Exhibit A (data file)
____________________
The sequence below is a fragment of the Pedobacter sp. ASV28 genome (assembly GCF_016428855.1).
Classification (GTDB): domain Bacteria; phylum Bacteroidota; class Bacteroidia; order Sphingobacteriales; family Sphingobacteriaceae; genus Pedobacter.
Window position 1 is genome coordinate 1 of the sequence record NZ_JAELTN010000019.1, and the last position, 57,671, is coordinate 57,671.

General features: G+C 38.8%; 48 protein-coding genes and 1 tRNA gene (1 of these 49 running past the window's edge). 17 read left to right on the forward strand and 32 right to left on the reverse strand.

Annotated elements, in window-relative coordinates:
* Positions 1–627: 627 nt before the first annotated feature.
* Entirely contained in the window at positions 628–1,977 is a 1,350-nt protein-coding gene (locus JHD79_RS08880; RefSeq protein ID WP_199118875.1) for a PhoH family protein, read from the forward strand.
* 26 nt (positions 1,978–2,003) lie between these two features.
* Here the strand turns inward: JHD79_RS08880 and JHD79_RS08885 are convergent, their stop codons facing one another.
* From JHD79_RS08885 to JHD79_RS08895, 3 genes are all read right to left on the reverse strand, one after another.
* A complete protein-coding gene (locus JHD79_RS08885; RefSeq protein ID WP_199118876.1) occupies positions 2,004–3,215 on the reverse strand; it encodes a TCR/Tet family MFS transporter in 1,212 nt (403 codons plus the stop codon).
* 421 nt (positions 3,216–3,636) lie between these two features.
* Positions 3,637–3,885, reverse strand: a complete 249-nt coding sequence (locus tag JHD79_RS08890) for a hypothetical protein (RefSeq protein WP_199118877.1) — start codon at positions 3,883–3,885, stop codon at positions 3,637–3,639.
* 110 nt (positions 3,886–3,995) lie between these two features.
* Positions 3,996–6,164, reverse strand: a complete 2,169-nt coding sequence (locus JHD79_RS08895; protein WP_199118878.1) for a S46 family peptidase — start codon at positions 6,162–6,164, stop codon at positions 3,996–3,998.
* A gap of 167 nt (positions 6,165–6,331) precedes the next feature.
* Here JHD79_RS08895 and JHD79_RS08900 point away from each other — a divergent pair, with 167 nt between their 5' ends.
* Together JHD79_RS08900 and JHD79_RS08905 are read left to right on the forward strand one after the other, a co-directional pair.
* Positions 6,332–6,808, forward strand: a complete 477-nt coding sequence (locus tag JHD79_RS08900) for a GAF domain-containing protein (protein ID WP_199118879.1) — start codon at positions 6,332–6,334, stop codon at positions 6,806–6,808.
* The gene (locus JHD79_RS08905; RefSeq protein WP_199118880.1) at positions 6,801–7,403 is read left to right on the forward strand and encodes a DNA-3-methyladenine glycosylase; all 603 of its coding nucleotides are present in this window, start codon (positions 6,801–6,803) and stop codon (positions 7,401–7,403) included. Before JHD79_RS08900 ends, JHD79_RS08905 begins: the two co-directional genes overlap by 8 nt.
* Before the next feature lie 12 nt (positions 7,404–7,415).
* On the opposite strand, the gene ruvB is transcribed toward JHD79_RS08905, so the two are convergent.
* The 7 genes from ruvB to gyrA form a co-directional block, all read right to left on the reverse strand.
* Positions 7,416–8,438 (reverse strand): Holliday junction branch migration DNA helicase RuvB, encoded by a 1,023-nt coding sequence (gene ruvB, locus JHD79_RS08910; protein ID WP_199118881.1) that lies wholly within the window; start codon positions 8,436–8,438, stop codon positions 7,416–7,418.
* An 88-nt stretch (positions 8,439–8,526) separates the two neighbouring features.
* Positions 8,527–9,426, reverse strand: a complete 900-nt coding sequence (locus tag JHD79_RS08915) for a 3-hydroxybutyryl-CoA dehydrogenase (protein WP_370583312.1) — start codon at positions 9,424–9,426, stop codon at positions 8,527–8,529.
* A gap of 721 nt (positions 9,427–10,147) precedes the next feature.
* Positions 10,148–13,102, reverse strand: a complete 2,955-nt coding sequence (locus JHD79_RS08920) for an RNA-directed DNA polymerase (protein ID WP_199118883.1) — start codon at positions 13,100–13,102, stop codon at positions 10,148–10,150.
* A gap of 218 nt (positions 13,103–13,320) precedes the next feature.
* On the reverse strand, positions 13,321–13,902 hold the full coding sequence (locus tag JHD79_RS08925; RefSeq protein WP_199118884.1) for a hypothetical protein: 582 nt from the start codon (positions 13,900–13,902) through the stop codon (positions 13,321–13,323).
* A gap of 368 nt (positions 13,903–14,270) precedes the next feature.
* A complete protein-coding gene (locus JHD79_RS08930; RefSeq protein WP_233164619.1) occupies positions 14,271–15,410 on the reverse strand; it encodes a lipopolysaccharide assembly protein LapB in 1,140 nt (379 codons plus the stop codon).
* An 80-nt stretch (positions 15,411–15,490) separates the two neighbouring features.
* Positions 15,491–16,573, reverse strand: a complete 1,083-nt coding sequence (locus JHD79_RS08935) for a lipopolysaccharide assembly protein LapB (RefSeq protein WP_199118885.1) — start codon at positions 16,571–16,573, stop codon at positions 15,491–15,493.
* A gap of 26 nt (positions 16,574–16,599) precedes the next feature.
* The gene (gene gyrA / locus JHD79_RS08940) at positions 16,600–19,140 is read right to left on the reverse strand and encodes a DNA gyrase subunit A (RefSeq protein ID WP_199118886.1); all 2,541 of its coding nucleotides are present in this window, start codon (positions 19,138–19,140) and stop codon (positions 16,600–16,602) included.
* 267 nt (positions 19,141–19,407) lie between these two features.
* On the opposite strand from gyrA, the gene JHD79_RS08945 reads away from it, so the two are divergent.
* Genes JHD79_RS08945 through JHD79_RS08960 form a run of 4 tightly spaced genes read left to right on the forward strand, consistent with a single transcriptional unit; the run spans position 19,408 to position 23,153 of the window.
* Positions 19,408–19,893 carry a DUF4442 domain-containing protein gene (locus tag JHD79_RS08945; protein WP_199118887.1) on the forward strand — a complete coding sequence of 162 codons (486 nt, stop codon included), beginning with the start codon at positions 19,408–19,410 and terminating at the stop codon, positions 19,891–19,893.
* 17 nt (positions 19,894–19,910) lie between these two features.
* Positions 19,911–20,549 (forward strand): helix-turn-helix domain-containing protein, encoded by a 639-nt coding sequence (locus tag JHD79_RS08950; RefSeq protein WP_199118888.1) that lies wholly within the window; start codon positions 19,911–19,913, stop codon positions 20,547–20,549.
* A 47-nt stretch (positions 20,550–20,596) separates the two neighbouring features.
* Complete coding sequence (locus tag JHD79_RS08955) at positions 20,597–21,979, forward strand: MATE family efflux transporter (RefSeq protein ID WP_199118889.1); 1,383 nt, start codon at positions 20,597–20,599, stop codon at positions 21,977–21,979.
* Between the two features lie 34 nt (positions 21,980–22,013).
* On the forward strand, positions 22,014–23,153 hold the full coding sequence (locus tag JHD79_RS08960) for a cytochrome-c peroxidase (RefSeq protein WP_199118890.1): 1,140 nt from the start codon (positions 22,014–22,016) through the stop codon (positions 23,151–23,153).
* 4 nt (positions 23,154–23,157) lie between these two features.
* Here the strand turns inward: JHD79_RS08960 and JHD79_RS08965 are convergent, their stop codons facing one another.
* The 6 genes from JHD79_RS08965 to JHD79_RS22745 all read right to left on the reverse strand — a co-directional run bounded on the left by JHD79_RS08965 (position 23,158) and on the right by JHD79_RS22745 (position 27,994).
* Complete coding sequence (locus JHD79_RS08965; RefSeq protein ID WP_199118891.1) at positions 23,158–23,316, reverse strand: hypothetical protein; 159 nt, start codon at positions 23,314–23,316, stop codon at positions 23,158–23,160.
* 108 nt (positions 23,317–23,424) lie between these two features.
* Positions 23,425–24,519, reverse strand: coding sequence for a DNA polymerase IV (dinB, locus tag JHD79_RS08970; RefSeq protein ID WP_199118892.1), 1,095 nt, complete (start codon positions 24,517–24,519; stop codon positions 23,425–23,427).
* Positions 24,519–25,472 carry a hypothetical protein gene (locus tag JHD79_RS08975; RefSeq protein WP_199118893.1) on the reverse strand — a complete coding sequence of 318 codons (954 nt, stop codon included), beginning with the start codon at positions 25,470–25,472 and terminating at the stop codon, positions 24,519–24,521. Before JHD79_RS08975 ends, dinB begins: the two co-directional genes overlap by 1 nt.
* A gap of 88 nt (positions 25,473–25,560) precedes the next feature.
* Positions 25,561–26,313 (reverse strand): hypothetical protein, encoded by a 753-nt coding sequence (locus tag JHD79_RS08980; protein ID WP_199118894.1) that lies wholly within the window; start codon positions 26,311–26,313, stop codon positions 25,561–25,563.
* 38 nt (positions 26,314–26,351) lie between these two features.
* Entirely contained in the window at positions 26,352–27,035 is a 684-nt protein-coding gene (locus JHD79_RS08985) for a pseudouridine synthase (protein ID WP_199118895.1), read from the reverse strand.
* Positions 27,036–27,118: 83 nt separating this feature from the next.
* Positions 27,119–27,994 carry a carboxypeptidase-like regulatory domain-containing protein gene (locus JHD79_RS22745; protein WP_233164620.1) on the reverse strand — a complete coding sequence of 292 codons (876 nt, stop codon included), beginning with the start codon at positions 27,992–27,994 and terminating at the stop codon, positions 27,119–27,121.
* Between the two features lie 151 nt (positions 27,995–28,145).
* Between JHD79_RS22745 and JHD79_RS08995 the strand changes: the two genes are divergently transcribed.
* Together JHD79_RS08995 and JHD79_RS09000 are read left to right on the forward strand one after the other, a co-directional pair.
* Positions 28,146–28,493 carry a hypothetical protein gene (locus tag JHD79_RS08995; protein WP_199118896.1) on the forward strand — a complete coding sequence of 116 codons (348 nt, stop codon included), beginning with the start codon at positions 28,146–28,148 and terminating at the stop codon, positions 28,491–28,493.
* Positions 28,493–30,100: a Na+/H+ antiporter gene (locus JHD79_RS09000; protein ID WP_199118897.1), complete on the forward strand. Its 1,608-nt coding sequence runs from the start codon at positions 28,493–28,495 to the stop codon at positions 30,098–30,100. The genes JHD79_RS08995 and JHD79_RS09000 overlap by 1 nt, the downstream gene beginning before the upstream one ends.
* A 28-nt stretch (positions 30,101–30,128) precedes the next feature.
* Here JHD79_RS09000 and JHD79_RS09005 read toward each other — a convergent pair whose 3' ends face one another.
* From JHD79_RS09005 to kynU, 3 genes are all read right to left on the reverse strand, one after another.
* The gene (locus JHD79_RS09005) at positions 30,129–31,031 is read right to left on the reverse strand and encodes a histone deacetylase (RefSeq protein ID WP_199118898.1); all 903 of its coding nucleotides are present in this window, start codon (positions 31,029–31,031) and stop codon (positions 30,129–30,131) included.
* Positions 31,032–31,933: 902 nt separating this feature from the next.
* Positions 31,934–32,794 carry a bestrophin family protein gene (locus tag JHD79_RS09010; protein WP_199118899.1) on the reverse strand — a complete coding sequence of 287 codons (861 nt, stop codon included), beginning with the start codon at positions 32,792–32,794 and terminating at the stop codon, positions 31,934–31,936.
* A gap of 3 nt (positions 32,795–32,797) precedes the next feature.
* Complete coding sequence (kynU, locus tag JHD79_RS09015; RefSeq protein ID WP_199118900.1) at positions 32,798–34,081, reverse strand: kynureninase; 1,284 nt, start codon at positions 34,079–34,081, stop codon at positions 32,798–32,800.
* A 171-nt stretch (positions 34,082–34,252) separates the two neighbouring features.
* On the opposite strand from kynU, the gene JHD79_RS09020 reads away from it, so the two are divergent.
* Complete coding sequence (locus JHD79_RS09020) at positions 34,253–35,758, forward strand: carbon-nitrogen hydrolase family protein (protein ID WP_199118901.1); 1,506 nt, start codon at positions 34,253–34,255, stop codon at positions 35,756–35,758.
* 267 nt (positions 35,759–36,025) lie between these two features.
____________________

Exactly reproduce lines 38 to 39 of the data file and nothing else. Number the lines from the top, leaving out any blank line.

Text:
* On the opposite strand from gyrA, the gene JHD79_RS08945 reads away from it, so the two are divergent.
* Genes JHD79_RS08945 through JHD79_RS08960 form a run of 4 tightly spaced genes read left to right on the forward strand, consistent with a single transcriptional unit; the run spans position 19,408 to position 23,153 of the window.